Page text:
In Washington, the State Department used unusually strong language Tuesday to deny a claim by Israeli Prime Minister Ehud Olmert that he personally was able to convince President Bush to order that Secretary of State Condoleezza Rice abstain on the resolution, which she had negotiated.Ok, simply matter, Olmert took credit for something and the US says he's lying. The reason for this attack on Gaza is because there's an election coming and the reason there's an election coming is because Olmert is facing corruption charges so lying, that is beyond the usual call of mainstream politics and zionist politics in particular, may well be his main line of business.
Olmert's claim is "wholly inaccurate as to describing the situation, just 100 percent, totally, completely not true," spokesman Sean McCormack said. He said Rice had recommended that the United States abstain.
But googling around names like Rice, Olmert, Bush and words like UN, resolution and so on, there are a lot of articles on this and a lot of detail, particularly in what Olmert actually claimed.
Today's Independent in the UK has a piece on it:
Israel's prime minister Ehud Olmert boasted that he in effect instructed George Bush not to vote for the UN resolution on a Gaza ceasefire, leaving Condoleezza Rice, who had, "cooked it up... pretty shamed".But these aren't simply "press reports". They are claims made by the Prime Minister of a state that receives more aid from America than other country in the world. Let's look at the IHT. It carries all the same detail about Olmert's proud boast but it also carries a stronger denial by US officialdom:
In an extraordinary speech, Mr Olmert also claimed yesterday that the US President confessed to him that he did not even know the wording of last week's crucial resolution, the most important international diplomatic step at the time in an attempt to end the conflict. The US was the only Security Council member to abstain.
Mr Olmert said: "Mr Bush gave an order to the Secretary of State Rice and she did not vote in favour of it – a resolution she cooked up, phrased, organised and manoeuvred for. She was left pretty shamed and abstained on a resolution she arranged."
The Israeli Premier described how he had telephoned the White House and demanded to talk to the President after learning, with just 10 minutes to go before the vote, that Ms Rice intended to support the resolution.
"I looked for President Bush and they told me he was in Philadelphia making a speech," said Mr Olmert. "I said, 'I don't care. I have to talk to him now'. They got him off the podium, brought him to another room and I spoke to him. I told him, 'You can't vote in favour of this resolution'. He said, 'Listen, I don't know about it, I didn't see it, I'm not familiar with the phrasing'."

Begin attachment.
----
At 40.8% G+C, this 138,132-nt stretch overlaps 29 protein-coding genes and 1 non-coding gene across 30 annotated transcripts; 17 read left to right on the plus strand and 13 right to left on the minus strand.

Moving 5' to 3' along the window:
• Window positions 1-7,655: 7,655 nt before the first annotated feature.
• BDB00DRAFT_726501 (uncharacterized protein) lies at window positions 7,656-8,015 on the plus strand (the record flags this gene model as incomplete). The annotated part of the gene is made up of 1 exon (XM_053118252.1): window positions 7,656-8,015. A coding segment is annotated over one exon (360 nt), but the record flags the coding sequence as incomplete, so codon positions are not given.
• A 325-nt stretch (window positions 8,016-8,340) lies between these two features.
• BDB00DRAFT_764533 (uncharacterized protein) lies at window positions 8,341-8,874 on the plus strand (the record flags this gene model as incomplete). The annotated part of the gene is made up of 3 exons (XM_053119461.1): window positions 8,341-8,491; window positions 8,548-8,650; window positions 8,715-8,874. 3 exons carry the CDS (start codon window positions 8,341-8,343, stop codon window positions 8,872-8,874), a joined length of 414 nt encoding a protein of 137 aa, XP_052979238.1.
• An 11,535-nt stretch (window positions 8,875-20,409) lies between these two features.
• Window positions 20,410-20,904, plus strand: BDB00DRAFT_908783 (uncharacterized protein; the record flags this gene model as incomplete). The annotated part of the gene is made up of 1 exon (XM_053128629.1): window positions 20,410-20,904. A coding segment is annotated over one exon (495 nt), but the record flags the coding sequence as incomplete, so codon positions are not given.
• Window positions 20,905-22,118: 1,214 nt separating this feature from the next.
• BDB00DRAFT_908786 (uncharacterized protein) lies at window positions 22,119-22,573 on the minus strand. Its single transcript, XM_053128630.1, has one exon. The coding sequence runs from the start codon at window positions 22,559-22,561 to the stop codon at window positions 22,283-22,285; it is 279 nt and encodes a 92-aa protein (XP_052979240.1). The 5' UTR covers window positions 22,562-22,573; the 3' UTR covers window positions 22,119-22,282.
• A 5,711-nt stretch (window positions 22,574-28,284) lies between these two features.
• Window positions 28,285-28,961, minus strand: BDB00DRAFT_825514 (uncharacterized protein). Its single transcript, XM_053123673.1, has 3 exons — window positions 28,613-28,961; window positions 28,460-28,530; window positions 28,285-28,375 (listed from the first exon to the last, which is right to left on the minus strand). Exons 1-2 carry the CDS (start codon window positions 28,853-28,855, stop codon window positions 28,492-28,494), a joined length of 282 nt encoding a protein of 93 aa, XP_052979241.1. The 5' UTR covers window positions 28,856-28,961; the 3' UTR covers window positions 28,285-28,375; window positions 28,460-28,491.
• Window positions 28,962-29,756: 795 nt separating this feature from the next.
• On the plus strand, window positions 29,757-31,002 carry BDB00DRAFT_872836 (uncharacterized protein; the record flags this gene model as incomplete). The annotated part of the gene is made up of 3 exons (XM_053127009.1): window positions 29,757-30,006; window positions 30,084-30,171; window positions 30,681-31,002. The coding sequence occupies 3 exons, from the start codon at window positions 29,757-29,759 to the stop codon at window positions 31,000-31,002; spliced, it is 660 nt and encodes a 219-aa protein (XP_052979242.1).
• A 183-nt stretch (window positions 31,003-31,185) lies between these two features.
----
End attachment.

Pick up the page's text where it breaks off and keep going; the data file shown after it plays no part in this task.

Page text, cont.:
Mr Olmert then apparently brusquely told President Bush: "I'm familiar with it. You can't vote in favour."
A White House spokesman said: "I've seen these press reports, they are inaccurate."
The State Department disputed Olmert's account. "Her recommendation was to abstain; that was her recommendation all along," said an official, speaking on condition of anonymity because of the delicate nature of the matter....Ok, he's notoriously dishonest even by politician and zionist standards but would even he have told such a whopper? and why?
After the vote, Rice said the United States "fully supports" the resolution, which called for "an immediate, durable and fully respected cease-fire leading to the full withdrawal of Israeli forces from Gaza," but opted to abstain to see the outcome of an Egyptian-French peace initiative.
Rice did not respond to Olmert's remarks, which were unusual even in the context of the secretary's occasionally bumpy relationship with the prime minister, according to the official.
The same story is now all over the net but Yahoo, even Yahoo Canada, probably gets more passing trade than most news services:
The resolution, passed Jan. 8 in a 14-0 vote, "calls for an immediate, durable and fully respected ceasefire, leading to the full withdrawal of Israeli forces from Gaza."I'm not sure everyone would agree with that but who's lying here, Sean McCormack or Ehud Olmert?
"I said: 'Get me President Bush on the phone,"' Olmert said Monday in a speech in the southern Israeli city of Ashkelon. "They said he was in the middle of giving a speech in Philadelphia. I said I didn't care: 'I need to talk to him now.' He got off the podium and spoke to me."
Olmert said he told Bush that the United States should not vote in favour, and the U.S. president then called Rice and told her not to do so.
A senior U.S. official disputed the account.
"The government of Israel does not make policy for the United States,"